Posts Tagged ‘MINDFULNESS’

“ABSORPTION INTO JHANA STATES: part 1

  1. img_0242

.
.
Definition:
.
Jhana is a meditative state of profound stillness and concentration in which the mind becomes fully immersed and absorbed in the chosen object of attention.
.
.
It is the cornerstone in the development of Right Concentration.
.
.
.
.
Our object of attention is the breath.
.
.
I would describe Jhana as the no thought stage we attain while exquisitely focused.
.
.
.

Affirmations

img_2141
.
.
I strive to be at peace with everything and everyone around me.
.
.
.
In this moment, right now, I accept all of me.
.
.
.

Letting go of Identifying with the Thinker: The Heart of Meditation

img_0256

.
.
The third kind of detachment is subtler.
.
.
It involves letting go of our attachment to being the thinker, the one who identifies with the thoughts and desires,
.
.
the one, in fact, who constantly, if unconsciously, chooses to think.
.
.
Instead we identify ourselves with the witness, the watcher of thoughts.
.
.
We don’t try to cast out thoughts.
.
.
We let them be there, but we pull back from them.
.
.
We identify with the one who watches the thoughts.
.
.

Basics again, master the simple, the focus on the breath……

img_0258

.

.

Mindfulness for me, is an inward exploration, a discovery of my body mechanisms, my minds desires and gyrations, a knowing of where I hold my stress, my fear, my most vulnerable feelings.
.
When we sit to meditate, notice any tension in the body, emptiness, reaching a no-thought space does not happen, when we are holding stress, tenseness from fear, worn out by life’s daily challenges.
.
We need to let go any desire to be somewhere else, or maybe be wanting to be someone else and not us, this will not fuel a mindfulness practice.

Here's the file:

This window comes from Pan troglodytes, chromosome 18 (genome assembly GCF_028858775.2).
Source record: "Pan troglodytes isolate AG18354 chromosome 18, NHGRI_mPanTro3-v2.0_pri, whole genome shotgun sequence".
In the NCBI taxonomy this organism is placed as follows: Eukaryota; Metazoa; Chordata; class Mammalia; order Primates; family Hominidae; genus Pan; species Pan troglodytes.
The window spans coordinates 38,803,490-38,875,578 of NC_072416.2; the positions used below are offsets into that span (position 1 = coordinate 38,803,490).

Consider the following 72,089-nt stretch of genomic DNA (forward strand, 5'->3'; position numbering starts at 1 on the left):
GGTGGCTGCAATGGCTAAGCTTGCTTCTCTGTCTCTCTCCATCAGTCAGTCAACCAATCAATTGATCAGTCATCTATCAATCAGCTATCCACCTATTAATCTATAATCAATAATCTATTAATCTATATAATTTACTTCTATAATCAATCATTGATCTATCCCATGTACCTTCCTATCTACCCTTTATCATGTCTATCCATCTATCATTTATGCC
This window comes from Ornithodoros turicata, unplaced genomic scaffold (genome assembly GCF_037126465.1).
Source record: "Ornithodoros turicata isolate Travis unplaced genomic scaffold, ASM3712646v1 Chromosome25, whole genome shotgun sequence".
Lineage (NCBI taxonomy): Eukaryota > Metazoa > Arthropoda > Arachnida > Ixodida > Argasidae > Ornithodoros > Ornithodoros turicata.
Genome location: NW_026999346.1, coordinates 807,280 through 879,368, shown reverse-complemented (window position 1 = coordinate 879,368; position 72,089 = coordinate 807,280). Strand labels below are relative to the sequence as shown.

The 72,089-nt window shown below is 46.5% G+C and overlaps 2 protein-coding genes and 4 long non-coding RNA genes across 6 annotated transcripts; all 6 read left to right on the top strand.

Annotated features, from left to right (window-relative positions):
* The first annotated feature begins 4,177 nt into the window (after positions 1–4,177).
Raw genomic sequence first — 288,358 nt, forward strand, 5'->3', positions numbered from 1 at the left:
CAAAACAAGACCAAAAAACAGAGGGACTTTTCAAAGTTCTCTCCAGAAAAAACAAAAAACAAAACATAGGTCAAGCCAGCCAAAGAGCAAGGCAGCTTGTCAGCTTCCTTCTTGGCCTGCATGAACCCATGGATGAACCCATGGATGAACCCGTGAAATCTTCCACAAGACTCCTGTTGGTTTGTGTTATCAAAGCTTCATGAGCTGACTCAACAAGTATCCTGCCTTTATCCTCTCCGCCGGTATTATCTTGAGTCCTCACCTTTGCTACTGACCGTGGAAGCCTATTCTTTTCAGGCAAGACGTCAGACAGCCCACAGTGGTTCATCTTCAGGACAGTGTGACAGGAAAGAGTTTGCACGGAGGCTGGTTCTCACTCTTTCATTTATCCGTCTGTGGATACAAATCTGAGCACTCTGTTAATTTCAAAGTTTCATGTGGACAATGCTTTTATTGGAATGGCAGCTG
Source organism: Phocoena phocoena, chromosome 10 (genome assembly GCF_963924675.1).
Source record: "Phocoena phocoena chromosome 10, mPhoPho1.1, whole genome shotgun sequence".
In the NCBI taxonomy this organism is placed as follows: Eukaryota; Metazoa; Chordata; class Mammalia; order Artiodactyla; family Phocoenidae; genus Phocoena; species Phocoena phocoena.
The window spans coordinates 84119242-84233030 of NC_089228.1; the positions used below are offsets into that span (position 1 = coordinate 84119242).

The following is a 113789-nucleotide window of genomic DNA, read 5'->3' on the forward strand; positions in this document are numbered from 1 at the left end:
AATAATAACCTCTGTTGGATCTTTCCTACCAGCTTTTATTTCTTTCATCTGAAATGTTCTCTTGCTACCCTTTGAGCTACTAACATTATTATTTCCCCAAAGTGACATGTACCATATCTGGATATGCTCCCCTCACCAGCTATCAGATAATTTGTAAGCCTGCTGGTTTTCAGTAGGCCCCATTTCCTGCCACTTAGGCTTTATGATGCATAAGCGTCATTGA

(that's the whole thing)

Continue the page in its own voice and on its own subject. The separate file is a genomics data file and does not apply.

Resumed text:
.
Accepting, we are exactly where we need to be in life, let’s us ground ourselves in this moment, in which we have devoted to healing, focusing on the breath, a journey below the ego.
.
Become like warm jello, loose, maybe a little wobbly, but colorfully present for focus practice.
.
Notice how we hold our upper chest muscles, tight, under tension, pressure during the first pause, right after our inhale.
.
Notice how different of a feel the two pauses present, one has tension it is holding back, the other a total calm, expelling of all that tenseness.
.
The body and breath are at rest in these pauses, transitions, so study them, intently.
.
.
.

Self talk: The Anxiety And Phobia Workbook..by Edward Bourne

img_0252

 

.
.
.
People who suffer from phobias, panic attacks, and general anxiety are especially prone to engage in negative self-talk.
.
.
Anxiety can be generated on the spur of the moment by repeatedly making statements to yourself that begin with the two words “what if.”.
.
.
Any anxiety you experience in anticipation of confronting a difficult situation is manufactured out of your own “what-if statements” to yourself.
.
.
When you decide to avoid a situation altogether, it is probably because of the scary questions you’ve asked yourself:
.
.
“What if I panic?” “What if I can’t handle it?” “What will other people think if they see me anxious?”
.
.
Just noticing when you fall into “what-if thinking” is the first step toward gaining control over negative self-talk.
.
.
The real change occurs when you begin to counter and replace negative “what-if statements” with positive, self-supportive statements that reinforce your ability to cope.
.
.
For example, you might say, “So what,” “These are just thoughts,” “This is just scare-talk,” “I can handle this,” or “I can breathe, let go, and relax.”
.
.
.

Acceptance again

img_0253
.
.
.
Acceptance
.
.
doesn’t mean
.
.
that life gets better;
.
.
it just means
.
.
that my way of living life
.
.
on life’s terms improves.
.
.
– Sharon E. Rainey –
.
.
.
.
Acceptance does not alter reality,
.
.
it lets go of the need to control it.
.
.
.

Edward Bourne: self-talk;

img_0244

 

.
.
.
“It is so automatic and subtle,
.
.
you don’t notice it or the effect
.
.
it has on your moods and feelings.
.
.
It appears in telegraphic form-
.
.
one short word or image (”Oh no!)
.
.
contains a whole series of thoughts,
.
.
memories, or associations.”
.
.
.

%d bloggers like this: